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Definition: Kyoto from Philip's Encyclopedia

City on W central Honshu island, Japan; capital of Kyoto prefecture. Founded in the 6th century, it was the capital of Japan for more than 1000 years. Industries: porcelain, lacquerware, textiles, precision tools. Pop. (2000) 1,468,000.


Summary Article: Kyoto
from The Hutchinson Unabridged Encyclopedia with Atlas and Weather Guide

Former capital of Japan 794–1868 (when the capital was changed to Tokyo) on Honshu island, linked by canal with Lake Biwa, 510 km/317 mi west of Tokyo and 40 km/25 mi northeast of Osaka; population (2014 est) 1,469,250. Industries include electrical, chemical, and machinery plants; silk weaving; and the manufacture of porcelain, bronze, lacquerware, dolls, and fans.

Features The city's more than 2,000 temples and shrines include Tō-ji (1380), Kiyomizu-dera (1633), Ryōan-ji with its 15th-century Zen rock and sand garden, Sanjusangendo (1266), and the former Ashikaga shoguns' villas Kinkaku-ji and Ginkaku-ji (the ‘gold and silver pavilions’). Other features are the Gion teahouse district with traditional geishas, the silk-weavers' district of Nishijin, 17th-century sake warehouses in Fushimi, Momoyama castle, and Japan's oldest theatre, the Minamiza kabuki theatre (early 17th century). Kyoto is the birthplace of such drama forms as No, Kyogen, and Kabuki and is a national centre for the tea ceremony and flower arranging (ikebana).The Gion festival is held in July. Kyoto is a major centre of higher education, with a total of 36 universities and colleges, of which the leading institution is Kyoto University (1897).

History Kyoto, known as Heiankyo and Miyako in the medieval period, was founded in 793. Like previous Japanese capitals, it was originally laid out in a grid pattern derived from China. Civil wars, especially that between the Taira and Minamoto clans in the 12th century and the Ōnin war (1467–77), caused great destruction in the capital, and it has been periodically ravaged by fire, most recently in 1864, when almost 80% of the city was laid waste. Although the shogunate was at times based elsewhere, Kyoto remained the seat of the imperial court until the Meiji Restoration in 1868, and is still a major cultural centre.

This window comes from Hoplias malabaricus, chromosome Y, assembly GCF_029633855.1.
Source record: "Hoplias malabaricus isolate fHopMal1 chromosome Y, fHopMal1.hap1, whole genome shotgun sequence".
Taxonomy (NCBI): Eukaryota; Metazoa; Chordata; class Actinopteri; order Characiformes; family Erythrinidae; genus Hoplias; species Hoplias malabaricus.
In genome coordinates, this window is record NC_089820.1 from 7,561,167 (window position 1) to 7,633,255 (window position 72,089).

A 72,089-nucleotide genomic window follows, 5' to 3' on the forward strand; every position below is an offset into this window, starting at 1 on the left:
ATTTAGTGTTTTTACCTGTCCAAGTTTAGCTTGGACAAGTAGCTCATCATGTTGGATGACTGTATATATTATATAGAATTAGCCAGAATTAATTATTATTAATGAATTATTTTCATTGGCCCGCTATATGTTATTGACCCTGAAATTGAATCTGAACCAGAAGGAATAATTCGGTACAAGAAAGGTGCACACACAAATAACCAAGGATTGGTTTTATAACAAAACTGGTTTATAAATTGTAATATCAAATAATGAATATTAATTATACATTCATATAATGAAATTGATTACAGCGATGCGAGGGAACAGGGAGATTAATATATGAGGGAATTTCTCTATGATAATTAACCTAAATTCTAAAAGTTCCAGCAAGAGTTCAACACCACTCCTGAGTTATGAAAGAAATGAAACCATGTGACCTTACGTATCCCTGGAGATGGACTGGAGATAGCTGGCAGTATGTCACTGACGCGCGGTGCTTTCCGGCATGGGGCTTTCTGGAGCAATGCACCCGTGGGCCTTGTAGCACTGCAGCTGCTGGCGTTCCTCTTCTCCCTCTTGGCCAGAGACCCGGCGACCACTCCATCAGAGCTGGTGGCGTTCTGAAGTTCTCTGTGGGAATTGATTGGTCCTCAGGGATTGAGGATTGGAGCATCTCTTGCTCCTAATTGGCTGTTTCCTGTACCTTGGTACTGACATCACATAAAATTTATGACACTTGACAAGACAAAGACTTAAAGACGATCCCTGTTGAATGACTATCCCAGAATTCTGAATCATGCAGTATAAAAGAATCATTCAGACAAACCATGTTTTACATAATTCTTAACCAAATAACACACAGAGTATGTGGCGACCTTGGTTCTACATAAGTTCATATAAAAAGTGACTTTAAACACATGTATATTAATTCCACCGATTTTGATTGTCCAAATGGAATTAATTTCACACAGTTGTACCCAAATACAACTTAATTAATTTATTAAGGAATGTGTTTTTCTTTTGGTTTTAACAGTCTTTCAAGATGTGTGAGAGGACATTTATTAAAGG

Architecture Among the most notable buildings are the Imperial Palace (9th century, rebuilt in 1855), Katsura and Shugakuin Imperial Villas (17th century), Nijo Castle (1603), Rokuonji Temple (Kinkaku-ji) (1395, rebuilt in 1955), Jishoji Temple (Ginkaku-ji) (1480), Daitoku-ji Temple (founded in 1319), Myoshin-ji Temple (founded in 1337), Rengeoin Temple (1164, rebuilt in 1251), and Kiyomizu-dera Temple (1633). These architectural treasures, and the works of art which they contain, preserved the city from bombardment during World War II.

images

Gold Pavilion

Temple of the Golden Pavilion, Kyoto

Zen garden

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Full text Article Kyoto
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